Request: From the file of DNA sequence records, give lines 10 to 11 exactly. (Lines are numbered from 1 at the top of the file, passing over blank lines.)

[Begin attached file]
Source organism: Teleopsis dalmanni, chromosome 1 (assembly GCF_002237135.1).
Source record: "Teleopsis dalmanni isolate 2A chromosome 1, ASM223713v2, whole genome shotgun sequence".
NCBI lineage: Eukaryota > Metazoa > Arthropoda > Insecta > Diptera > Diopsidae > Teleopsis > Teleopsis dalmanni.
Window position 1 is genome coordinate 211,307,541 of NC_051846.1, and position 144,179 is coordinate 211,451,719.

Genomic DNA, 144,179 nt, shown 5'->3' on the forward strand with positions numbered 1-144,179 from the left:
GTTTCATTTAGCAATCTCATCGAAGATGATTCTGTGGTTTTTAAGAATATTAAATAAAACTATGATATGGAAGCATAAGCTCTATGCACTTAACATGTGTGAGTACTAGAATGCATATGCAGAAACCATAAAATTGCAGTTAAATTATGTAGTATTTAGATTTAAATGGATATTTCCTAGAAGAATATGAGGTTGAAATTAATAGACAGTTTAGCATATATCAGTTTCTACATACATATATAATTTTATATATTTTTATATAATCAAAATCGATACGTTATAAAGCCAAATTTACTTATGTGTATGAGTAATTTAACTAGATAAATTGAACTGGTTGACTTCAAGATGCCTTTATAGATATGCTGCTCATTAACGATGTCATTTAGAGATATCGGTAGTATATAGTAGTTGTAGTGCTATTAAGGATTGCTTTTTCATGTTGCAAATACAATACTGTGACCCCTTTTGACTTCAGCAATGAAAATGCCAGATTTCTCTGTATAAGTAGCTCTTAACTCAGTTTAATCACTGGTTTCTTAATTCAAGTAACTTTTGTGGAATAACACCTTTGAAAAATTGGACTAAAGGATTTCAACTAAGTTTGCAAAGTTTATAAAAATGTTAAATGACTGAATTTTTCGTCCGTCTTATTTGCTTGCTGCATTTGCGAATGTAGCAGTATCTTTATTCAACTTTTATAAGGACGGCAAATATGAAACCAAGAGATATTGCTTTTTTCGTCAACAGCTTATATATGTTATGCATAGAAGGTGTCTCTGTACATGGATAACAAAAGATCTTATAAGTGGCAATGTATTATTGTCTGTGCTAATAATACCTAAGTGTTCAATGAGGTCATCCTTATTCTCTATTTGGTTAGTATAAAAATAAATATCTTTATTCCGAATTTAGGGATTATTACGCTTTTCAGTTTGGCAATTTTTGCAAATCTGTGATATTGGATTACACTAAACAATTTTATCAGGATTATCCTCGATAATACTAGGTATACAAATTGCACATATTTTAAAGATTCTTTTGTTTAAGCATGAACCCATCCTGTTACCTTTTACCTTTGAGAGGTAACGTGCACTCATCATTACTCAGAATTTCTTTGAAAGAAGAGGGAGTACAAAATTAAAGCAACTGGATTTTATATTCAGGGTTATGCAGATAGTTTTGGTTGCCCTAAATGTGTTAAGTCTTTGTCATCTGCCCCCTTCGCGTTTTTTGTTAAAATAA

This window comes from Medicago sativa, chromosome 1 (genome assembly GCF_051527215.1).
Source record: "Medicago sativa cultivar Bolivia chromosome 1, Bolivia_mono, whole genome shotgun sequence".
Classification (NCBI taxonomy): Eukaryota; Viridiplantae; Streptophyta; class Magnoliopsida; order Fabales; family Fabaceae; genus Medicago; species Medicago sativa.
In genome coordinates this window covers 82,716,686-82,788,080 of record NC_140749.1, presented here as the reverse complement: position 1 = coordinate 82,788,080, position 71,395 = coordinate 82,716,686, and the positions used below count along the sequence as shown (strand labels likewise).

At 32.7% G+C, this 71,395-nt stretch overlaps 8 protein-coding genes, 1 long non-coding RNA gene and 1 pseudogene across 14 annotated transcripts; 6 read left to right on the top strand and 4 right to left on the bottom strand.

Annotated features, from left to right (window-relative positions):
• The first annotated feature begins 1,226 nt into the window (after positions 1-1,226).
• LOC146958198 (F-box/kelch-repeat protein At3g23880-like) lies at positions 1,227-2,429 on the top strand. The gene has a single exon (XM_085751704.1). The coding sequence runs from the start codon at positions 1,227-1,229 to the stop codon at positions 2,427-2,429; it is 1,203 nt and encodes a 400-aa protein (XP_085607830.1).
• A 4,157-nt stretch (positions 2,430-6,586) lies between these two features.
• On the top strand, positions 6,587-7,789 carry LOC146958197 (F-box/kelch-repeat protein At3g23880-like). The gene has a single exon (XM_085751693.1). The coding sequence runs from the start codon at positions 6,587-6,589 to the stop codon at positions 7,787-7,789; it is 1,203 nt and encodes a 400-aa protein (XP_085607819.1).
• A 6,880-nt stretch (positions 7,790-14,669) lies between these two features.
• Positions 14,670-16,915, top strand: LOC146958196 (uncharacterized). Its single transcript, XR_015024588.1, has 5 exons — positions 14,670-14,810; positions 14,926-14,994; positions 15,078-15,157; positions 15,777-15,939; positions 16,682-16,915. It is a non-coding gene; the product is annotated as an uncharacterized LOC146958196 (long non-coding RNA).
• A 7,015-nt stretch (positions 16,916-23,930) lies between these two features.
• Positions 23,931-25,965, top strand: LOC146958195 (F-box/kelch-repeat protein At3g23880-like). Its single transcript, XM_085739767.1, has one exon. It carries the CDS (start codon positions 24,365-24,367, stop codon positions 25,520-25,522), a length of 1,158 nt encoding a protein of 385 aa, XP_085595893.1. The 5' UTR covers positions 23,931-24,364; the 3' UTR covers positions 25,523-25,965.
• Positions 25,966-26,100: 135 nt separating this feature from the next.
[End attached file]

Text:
In genome coordinates this window covers 82,716,686-82,788,080 of record NC_140749.1, presented here as the reverse complement: position 1 = coordinate 82,788,080, position 71,395 = coordinate 82,716,686, and the positions used below count along the sequence as shown (strand labels likewise).

At 32.7% G+C, this 71,395-nt stretch overlaps 8 protein-coding genes, 1 long non-coding RNA gene and 1 pseudogene across 14 annotated transcripts; 6 read left to right on the top strand and 4 right to left on the bottom strand.